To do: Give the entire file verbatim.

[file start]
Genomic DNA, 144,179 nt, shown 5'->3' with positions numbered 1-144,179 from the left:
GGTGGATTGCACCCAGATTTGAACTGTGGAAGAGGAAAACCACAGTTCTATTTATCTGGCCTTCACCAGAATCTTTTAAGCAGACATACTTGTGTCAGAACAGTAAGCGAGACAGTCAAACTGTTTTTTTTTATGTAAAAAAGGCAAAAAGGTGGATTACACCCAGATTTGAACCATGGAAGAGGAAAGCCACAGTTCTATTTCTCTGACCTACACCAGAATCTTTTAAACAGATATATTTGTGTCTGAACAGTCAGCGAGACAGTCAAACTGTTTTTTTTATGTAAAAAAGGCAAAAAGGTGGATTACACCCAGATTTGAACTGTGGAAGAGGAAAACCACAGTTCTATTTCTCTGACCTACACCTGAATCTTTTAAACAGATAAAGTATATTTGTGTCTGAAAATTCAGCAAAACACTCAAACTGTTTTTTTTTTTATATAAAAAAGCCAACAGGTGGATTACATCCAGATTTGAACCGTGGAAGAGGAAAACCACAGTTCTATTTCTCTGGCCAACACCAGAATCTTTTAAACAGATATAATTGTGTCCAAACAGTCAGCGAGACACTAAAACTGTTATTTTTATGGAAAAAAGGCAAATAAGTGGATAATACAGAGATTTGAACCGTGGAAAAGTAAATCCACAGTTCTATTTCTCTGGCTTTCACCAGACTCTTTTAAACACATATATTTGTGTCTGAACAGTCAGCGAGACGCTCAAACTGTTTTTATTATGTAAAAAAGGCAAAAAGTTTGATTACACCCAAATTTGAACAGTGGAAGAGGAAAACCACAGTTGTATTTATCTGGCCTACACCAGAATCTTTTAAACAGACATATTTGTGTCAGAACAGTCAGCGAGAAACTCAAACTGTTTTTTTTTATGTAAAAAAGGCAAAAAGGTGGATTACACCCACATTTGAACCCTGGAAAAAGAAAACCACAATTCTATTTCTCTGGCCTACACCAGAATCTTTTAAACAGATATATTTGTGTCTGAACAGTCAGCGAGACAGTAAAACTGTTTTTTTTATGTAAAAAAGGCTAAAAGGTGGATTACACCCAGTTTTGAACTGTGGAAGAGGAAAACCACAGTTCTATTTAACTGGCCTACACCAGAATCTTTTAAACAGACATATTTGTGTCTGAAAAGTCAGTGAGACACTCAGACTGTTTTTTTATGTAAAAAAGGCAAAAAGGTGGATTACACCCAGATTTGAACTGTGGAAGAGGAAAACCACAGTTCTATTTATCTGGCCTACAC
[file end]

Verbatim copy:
Genomic DNA, 144,179 nt, shown 5'->3' with positions numbered 1-144,179 from the left:
GGTGGATTGCACCCAGATTTGAACTGTGGAAGAGGAAAACCACAGTTCTATTTATCTGGCCTTCACCAGAATCTTTTAAGCAGACATACTTGTGTCAGAACAGTAAGCGAGACAGTCAAACTGTTTTTTTTTATGTAAAAAAGGCAAAAAGGTGGATTACACCCAGATTTGAACCATGGAAGAGGAAAGCCACAGTTCTATTTCTCTGACCTACACCAGAATCTTTTAAACAGATATATTTGTGTCTGAACAGTCAGCGAGACAGTCAAACTGTTTTTTTTATGTAAAAAAGGCAAAAAGGTGGATTACACCCAGATTTGAACTGTGGAAGAGGAAAACCACAGTTCTATTTCTCTGACCTACACCTGAATCTTTTAAACAGATAAAGTATATTTGTGTCTGAAAATTCAGCAAAACACTCAAACTGTTTTTTTTTTTATATAAAAAAGCCAACAGGTGGATTACATCCAGATTTGAACCGTGGAAGAGGAAAACCACAGTTCTATTTCTCTGGCCAACACCAGAATCTTTTAAACAGATATAATTGTGTCCAAACAGTCAGCGAGACACTAAAACTGTTATTTTTATGGAAAAAAGGCAAATAAGTGGATAATACAGAGATTTGAACCGTGGAAAAGTAAATCCACAGTTCTATTTCTCTGGCTTTCACCAGACTCTTTTAAACACATATATTTGTGTCTGAACAGTCAGCGAGACGCTCAAACTGTTTTTATTATGTAAAAAAGGCAAAAAGTTTGATTACACCCAAATTTGAACAGTGGAAGAGGAAAACCACAGTTGTATTTATCTGGCCTACACCAGAATCTTTTAAACAGACATATTTGTGTCAGAACAGTCAGCGAGAAACTCAAACTGTTTTTTTTTATGTAAAAAAGGCAAAAAGGTGGATTACACCCACATTTGAACCCTGGAAAAAGAAAACCACAATTCTATTTCTCTGGCCTACACCAGAATCTTTTAAACAGATATATTTGTGTCTGAACAGTCAGCGAGACAGTAAAACTGTTTTTTTTATGTAAAAAAGGCTAAAAGGTGGATTACACCCAGTTTTGAACTGTGGAAGAGGAAAACCACAGTTCTATTTAACTGGCCTACACCAGAATCTTTTAAACAGACATATTTGTGTCTGAAAAGTCAGTGAGACACTCAGACTGTTTTTTTATGTAAAAAAGGCAAAAAGGTGGATTACACCCAGATTTGAACTGTGGAAGAGGAAAACCACAGTTCTATTTATCTGGCCTACAC